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    I usually keep them in the frige, but I'm trying to breed them. I only have one leopard gecko and I'm going to save up my birthday and Christmas money to get another one. I have all the mealworms in one container, so tomorrow I'll buy two more. I wish I had known that mealworms are white when they're getting ready to turn into beetles. I've seen a couple of them in the container, but I just fed them to my gecko instead of saving them. Thanks so much for all you help!!
     
  13. Axe

    Axe Embryo

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    Oh yeah, if you want to breed them, forget the fridge, hehe.

    Well, if you're only feeding one leo, and hoping to get one more, then you'll definitely want to be small scale on the breeding efforts :(

    If you end up producing too much, you can always sell them to reptile-keeping friends, or even a local pet store.
     
  14. mythdragonlover

    mythdragonlover Embryo

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    I think you misunderstood me when I said they were white. Mealworms are white after they shed (and the ones that are white are best to feed to your leo because they don't have as much chittin in them). It's the pupas that are white that are ready to turn into beetles.

    If you're only having two leos to feed and don't want to have any excess mealies, then it maybe best to just buy 1000 or so at a time. It's only 10 bucks online, and if you feed each leo only 5 a day (like I do) then it should last you 100 days (around 3 months). So if you want to just spend 10 dallors every 3 months and not have to do the work of breeding then that would probably be best. That's what I do.

    I buy my mealies online from grubco.com
     
  15. roxy225

    roxy225 Embryo

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    I get it now, sorry! I was planning to sell some of the mealworms to petshops and baitshops. None of my friends own reptiles.
     
  16. roxy225

    roxy225 Embryo

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    Axe- did you put holes in the lid of your tubs?
     
  17. Axe

    Axe Embryo

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    yes, putting holes in the tops of the tubs will help dramatically for air circulation. Otherwise it can just get too humid in the tub, and you start developing mould n' stuff in the substrate - and then you've basically just got to throw the whole lot out, worms n' all, because they've been eating it.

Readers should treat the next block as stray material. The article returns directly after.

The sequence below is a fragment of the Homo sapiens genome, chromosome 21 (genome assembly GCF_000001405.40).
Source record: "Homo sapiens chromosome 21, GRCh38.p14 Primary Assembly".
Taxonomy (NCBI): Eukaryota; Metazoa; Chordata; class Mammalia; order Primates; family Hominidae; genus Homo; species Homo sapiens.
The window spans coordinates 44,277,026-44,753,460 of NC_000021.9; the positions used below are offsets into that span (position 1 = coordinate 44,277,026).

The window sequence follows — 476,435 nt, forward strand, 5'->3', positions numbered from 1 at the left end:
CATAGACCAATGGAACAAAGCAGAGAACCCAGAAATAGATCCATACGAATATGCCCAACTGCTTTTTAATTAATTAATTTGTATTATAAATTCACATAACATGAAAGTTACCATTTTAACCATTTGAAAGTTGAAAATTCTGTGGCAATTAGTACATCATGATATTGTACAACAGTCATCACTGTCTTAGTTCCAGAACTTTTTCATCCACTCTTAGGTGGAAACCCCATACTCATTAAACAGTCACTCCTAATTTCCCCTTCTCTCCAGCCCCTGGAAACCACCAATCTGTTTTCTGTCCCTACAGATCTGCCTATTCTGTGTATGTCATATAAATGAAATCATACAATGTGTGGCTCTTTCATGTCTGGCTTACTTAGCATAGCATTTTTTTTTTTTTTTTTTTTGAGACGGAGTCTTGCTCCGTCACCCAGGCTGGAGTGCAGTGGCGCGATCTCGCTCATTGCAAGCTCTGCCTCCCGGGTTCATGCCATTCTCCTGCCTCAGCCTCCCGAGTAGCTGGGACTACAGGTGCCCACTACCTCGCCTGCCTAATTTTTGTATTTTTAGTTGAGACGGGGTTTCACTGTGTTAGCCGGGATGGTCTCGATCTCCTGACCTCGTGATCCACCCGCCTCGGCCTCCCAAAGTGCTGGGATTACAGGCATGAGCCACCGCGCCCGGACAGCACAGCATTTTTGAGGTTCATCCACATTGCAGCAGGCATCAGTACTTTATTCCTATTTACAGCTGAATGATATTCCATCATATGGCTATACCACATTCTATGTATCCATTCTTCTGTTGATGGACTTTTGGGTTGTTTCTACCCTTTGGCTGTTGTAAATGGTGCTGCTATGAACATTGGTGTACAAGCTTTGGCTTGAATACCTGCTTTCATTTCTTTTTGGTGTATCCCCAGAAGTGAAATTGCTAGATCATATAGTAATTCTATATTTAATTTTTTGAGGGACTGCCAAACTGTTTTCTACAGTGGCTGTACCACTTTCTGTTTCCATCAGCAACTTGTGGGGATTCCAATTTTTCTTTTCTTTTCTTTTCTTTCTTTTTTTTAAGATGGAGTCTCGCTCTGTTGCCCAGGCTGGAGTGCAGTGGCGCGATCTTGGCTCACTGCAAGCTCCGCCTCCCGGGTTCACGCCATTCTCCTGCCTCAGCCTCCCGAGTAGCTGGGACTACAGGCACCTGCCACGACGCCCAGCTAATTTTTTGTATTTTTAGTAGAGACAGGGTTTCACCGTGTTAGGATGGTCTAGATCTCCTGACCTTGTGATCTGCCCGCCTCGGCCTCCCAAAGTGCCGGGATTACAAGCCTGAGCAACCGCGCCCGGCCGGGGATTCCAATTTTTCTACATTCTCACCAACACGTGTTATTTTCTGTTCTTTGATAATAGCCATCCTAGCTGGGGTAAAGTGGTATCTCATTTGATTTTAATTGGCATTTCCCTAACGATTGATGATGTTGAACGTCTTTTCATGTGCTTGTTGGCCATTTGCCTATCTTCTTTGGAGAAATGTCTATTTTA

18. brandielee

    brandielee Embryo

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    Quick question here, is it true that you can feed leos the beetles? Cus I used to buy mealies and my male wouldn't eat them (this is before I got the female) and I would get mad because I thought I had to let them all go when they turned.
     
  19. mythdragonlover

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    You can feed leos beetles. Don't worry. leos have get digestion that can break it all down. You also can feed leos moths taht come from wax worms.
     
  20. shrap

    shrap Embryo

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    Just my personal opinion but if you feed the Beatles to your Leos, only feed the Beatles with the white or light tan shells. The darker the beatles get the harder their shells are. I just think it would be harder for the Leos to properly digest the darker ones due to the harder shell.

    Like I said, that is strictly my opinion. I have no proof or data to back up that opinion. Just my personal observation.
     
  21. roxy225

    roxy225 Embryo

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    Are the holes in the lid like pinhole small? I don't want any of the mealworms getting out, my family doesnt really like them.
     
  22. mythdragonlover

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    Just make sure you give them a lot of hole idf they're small. Mealies require a lot of air. And unless the bin is filled to the top the mealies wont be able to get out of the tub, tehy can't climb well... at all.
     
  23. roxy225

    roxy225 Embryo

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    ok thanks